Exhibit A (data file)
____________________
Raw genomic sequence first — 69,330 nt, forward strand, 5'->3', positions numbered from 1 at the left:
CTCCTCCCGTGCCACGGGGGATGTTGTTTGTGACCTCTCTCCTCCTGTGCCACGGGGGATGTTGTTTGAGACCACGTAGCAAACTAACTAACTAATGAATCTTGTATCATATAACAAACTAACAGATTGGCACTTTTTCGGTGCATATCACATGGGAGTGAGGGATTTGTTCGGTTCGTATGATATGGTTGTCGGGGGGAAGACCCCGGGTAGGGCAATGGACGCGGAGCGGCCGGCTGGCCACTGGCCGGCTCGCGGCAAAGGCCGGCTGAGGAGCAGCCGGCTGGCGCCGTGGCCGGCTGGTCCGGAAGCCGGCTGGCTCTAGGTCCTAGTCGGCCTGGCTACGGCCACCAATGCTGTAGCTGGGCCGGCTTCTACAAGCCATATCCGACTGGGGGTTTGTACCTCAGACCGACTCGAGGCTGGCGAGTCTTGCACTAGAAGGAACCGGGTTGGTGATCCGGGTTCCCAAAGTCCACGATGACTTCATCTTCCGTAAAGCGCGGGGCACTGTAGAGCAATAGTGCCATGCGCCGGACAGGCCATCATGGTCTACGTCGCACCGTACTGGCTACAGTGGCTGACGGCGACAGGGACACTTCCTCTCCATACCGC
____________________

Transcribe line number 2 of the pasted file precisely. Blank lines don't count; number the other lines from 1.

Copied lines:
CTCCTCCCGTGCCACGGGGGATGTTGTTTGTGACCTCTCTCCTCCTGTGCCACGGGGGATGTTGTTTGAGACCACGTAGCAAACTAACTAACTAATGAATCTTGTATCATATAACAAACTAACAGATTGGCACTTTTTCGGTGCATATCACATGGGAGTGAGGGATTTGTTCGGTTCGTATGATATGGTTGTCGGGGGGAAGACCCCGGGTAGGGCAATGGACGCGGAGCGGCCGGCTGGCCACTGGCCGGCTCGCGGCAAAGGCCGGCTGAGGAGCAGCCGGCTGGCGCCGTGGCCGGCTGGTCCGGAAGCCGGCTGGCTCTAGGTCCTAGTCGGCCTGGCTACGGCCACCAATGCTGTAGCTGGGCCGGCTTCTACAAGCCATATCCGACTGGGGGTTTGTACCTCAGACCGACTCGAGGCTGGCGAGTCTTGCACTAGAAGGAACCGGGTTGGTGATCCGGGTTCCCAAAGTCCACGATGACTTCATCTTCCGTAAAGCGCGGGGCACTGTAGAGCAATAGTGCCATGCGCCGGACAGGCCATCATGGTCTACGTCGCACCGTACTGGCTACAGTGGCTGACGGCGACAGGGACACTTCCTCTCCATACCGC